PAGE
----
Time – Seasonality & Schedules
If it’s cycling you’re interested in, the best season by far is the dry season, from November to April when the route will be mud and rain free.
Safety – Possible risks
Cycling along roads and unstable ground is inherently risky. Make sure any bike you use is road worthy and has decent tires that will grip to any slippery ground you might be riding over. Always wear a helmet, no matter how hot it feels.
Please Note: Travel inherently comes with an element of risk (just like crossing the road does). You are putting yourself in elements that are unfamiliar and foreign to your usual lifestyle and with that, become more susceptible to fall victim those who try to play off those unfamiliar to their local scams. There are also potential dangers in the environments to which you may not be accustomed to.
Please take extra care in travelling, ensure that you have adequate medical insurance (accidents seem to happen when you least expect them), and have let a trusted colleague, family member or friend know your whereabouts and activities.
Where Sidewalks End travel advises you to travel at your own risk, and to be extra aware of your surroundings (without letting it spoiling your time).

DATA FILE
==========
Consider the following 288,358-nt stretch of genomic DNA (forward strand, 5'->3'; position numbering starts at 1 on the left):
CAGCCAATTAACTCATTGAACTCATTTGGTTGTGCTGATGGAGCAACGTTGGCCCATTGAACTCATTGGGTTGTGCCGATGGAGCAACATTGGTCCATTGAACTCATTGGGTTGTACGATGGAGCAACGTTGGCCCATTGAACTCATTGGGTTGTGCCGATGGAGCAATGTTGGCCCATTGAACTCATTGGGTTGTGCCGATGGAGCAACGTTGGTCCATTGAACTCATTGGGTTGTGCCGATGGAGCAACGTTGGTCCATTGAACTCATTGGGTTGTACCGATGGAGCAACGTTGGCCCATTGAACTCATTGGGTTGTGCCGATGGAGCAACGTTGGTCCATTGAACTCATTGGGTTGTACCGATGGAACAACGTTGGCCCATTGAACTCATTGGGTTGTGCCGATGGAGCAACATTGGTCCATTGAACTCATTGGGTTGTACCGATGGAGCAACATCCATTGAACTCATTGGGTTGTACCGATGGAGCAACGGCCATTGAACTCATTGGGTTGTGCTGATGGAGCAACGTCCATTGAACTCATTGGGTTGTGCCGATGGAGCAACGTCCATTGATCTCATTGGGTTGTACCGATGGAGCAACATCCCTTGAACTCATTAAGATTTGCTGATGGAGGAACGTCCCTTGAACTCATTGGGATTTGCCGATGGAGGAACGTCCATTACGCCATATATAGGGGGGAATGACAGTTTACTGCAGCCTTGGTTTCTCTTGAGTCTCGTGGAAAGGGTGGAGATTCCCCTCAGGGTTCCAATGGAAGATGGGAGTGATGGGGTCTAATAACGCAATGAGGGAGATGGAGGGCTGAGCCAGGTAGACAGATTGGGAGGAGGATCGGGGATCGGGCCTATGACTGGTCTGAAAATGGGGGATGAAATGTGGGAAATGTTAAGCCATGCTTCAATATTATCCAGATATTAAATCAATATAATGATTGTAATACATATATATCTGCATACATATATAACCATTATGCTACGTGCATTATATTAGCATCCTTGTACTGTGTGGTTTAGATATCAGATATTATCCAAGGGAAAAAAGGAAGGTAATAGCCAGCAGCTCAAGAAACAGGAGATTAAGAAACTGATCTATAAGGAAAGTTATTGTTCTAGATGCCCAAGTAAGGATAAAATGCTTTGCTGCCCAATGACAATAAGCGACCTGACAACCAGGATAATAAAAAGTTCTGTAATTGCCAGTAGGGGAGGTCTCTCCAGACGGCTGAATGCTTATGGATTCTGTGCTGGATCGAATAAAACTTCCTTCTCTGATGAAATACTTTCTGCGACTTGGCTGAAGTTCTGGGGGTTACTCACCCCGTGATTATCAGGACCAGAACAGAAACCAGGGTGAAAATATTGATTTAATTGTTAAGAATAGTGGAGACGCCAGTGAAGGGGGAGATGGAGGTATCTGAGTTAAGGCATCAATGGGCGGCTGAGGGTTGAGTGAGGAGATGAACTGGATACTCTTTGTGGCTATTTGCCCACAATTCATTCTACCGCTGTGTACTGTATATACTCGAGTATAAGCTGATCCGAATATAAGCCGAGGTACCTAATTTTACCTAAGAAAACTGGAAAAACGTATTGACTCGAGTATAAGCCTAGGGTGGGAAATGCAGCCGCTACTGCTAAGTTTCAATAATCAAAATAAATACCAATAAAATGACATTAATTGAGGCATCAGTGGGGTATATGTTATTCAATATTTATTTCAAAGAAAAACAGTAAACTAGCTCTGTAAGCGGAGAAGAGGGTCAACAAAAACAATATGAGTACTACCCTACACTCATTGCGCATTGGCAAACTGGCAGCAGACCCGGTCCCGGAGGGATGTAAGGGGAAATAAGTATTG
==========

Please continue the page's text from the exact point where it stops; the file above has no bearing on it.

Pay – How much does it cost?
Locally-run excursions to villages and Tonle Sap lake are generally cheap, often coming in at under $30 per activity. Most include water and a snack, or even dinner. Bear in mind that the people running the tour are often poorly paid, and a tip is always welcomed though not expected.
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Responsible Travel – Best Practices
Go for smaller local tour companies and support those who are just starting out and still waiting for those all-important positive online reviews. Cycling and hiking are both easy on the environment and a far more responsible way to get around than on a scooter or bus.
Reality Check – Be Aware
Getting out into the countryside and partaking in locally-run activities is a fantastic experience, but you will also be away from some of the conveniences you might be used to. Any toilets you use will likely have a pail and a tub of water next to them as a manual flush. Internet access is also limited in rural areas, and power can come and go. Mosquitoes and other biting insects are often abundant and irritating. Any discomfort you feel is all part of the experience though – nothing worth doing is ever entirely pleasurable!
JOIN US! WSE Travel Packages
This sounds like quite the adventure, right? We thought so too! Though we realize it can be pretty intimidating to get out there into the world on your own, especially when travelling to some of these off the beaten path locations. We love it when our readers give it a shot and try it for themselves! In fact, please leave us feedback if you do!! If trying something ‘this’ adventurous on your own is just a bit outside of your comfort zone, WSE Travel is here to help!
Follow this link for our ‘Choose Your Own Adventure’ Tours – packages that are highly personalized and tailored at your request.
Have you ever been to a city that had a really unique historical or cultural feature? Where was it and what made it so unique?
Please feel free to share your stories and thoughts in the comment section below!